Both Sterling and Ian Bogost seem to want New Aesthetics to be more than what it is currently. In their essays, both men call for a more bold “true” metaphysics: Bogost wants an a twentieth century style manifesto and Sterling, similarly, wants to move beyond the aggregation of objects,  and “digital scrapbooking.” Brindle et al may eventually do both. But that doesn’t make sense here and in this medium. It seems to me that to force newness and singular vision onto this aesthetic would undermine it. For the time being, The New Aesthetics functions like this Minecraft house: reconsidering the old and familiar through the filter of the digital and shifting the focus from the separation of these two spheres.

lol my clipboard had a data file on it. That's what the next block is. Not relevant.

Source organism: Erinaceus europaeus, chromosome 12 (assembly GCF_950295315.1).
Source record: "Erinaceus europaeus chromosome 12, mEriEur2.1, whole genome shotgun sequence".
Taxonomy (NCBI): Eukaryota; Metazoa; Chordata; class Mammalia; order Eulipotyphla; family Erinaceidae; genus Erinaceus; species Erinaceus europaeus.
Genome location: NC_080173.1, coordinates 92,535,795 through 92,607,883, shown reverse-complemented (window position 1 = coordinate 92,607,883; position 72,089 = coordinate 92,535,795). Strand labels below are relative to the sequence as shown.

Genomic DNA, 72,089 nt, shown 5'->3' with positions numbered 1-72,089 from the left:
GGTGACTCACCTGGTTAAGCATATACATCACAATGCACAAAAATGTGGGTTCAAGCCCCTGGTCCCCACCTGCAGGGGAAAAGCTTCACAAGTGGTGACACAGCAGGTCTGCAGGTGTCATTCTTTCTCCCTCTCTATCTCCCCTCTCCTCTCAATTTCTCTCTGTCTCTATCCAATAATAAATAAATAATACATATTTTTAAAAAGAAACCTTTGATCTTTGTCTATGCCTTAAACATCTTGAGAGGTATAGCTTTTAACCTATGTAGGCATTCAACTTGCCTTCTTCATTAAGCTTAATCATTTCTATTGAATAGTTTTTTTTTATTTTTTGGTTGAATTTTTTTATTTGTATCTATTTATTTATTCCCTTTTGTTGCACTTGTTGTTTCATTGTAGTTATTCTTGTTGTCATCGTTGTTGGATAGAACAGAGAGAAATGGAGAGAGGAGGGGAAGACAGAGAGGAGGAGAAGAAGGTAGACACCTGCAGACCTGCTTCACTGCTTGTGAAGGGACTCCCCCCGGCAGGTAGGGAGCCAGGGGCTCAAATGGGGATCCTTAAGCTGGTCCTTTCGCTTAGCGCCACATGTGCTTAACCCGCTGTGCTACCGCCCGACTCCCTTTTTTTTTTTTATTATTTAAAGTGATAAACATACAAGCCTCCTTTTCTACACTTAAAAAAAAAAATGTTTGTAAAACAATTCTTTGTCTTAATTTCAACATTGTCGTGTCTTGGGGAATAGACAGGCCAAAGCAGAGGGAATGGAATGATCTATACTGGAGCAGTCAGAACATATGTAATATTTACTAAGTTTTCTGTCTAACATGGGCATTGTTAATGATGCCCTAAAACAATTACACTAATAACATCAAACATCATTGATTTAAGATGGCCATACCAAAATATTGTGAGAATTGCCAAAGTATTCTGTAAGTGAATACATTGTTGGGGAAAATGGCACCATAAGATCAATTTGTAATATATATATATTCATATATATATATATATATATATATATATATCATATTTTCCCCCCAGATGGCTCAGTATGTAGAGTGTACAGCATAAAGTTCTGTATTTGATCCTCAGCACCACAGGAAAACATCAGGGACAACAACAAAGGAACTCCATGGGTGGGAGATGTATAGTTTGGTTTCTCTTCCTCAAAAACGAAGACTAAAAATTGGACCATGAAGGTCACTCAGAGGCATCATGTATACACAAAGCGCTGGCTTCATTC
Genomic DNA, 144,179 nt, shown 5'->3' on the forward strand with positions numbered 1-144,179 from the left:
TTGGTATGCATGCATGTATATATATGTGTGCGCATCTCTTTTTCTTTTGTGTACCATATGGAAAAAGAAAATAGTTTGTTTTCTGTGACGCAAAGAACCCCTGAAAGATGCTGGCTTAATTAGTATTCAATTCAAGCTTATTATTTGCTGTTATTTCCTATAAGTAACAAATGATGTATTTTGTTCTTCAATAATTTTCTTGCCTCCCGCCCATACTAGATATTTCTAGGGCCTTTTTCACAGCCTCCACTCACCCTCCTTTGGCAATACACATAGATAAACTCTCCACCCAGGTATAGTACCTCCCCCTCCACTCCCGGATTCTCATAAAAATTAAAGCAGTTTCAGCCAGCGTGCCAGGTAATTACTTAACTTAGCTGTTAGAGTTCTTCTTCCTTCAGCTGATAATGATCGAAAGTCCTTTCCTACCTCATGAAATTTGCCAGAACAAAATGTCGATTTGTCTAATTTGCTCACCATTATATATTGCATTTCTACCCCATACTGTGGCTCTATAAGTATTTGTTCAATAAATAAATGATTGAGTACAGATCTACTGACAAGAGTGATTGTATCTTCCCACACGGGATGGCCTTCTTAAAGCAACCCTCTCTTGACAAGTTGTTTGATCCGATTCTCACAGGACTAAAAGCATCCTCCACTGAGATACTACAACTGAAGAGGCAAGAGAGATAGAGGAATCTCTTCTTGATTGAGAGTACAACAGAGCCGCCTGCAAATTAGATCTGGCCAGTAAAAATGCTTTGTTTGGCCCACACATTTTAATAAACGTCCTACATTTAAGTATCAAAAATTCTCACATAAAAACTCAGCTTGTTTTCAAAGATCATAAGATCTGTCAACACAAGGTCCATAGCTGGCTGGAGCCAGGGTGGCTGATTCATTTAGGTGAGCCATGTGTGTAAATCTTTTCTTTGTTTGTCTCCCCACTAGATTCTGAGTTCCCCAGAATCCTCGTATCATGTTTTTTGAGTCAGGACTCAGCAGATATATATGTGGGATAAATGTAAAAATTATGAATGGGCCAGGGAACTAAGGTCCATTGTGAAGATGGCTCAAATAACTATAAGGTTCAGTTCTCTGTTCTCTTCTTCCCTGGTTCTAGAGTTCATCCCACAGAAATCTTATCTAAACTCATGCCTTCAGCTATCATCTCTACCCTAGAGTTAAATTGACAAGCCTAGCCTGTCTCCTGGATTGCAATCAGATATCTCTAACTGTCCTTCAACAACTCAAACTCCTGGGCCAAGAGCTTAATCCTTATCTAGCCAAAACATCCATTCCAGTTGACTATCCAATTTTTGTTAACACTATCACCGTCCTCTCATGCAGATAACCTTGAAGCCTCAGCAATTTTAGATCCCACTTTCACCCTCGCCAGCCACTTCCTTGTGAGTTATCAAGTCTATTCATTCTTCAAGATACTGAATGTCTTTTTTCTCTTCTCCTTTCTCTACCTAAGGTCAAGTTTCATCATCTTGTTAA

It’s a truth universally acknowledged…

Can we treat a youtube series based on Pride and Prejudice as a piece of literature in its own right?

The Lizzie Bennet Diaries are the brainchild of Hank Green (of Vlogbrothers fame) and Bernie Su and aim to re-tell the story of Jane Austen’s famously unwed Bennet sisters. Lizzie is now a 24 year-old grad student in mass communications, living at home and filming a semi-weekly video blog with the help of her best friend and classmate Charlotte Wu. The episodes, averaging about 4 minutes each, follow the basic plot of the novel with a few tweaks: Mary Bennet is their cousin, Kitty Bennet is a Lydia’s cat, Mr. Bingley is now Bing Lee, handsome doctor-to-be, and Mr. Collin’s proposal is a job offer.  That said, I’m not terribly interested in the actual content of the videos or how it has to change from the original to make sense in a 21st century context. Mrs. Bennet is still overly concerned with eligibility of her daughters and George Wickham is still a bit of a smarmy prick.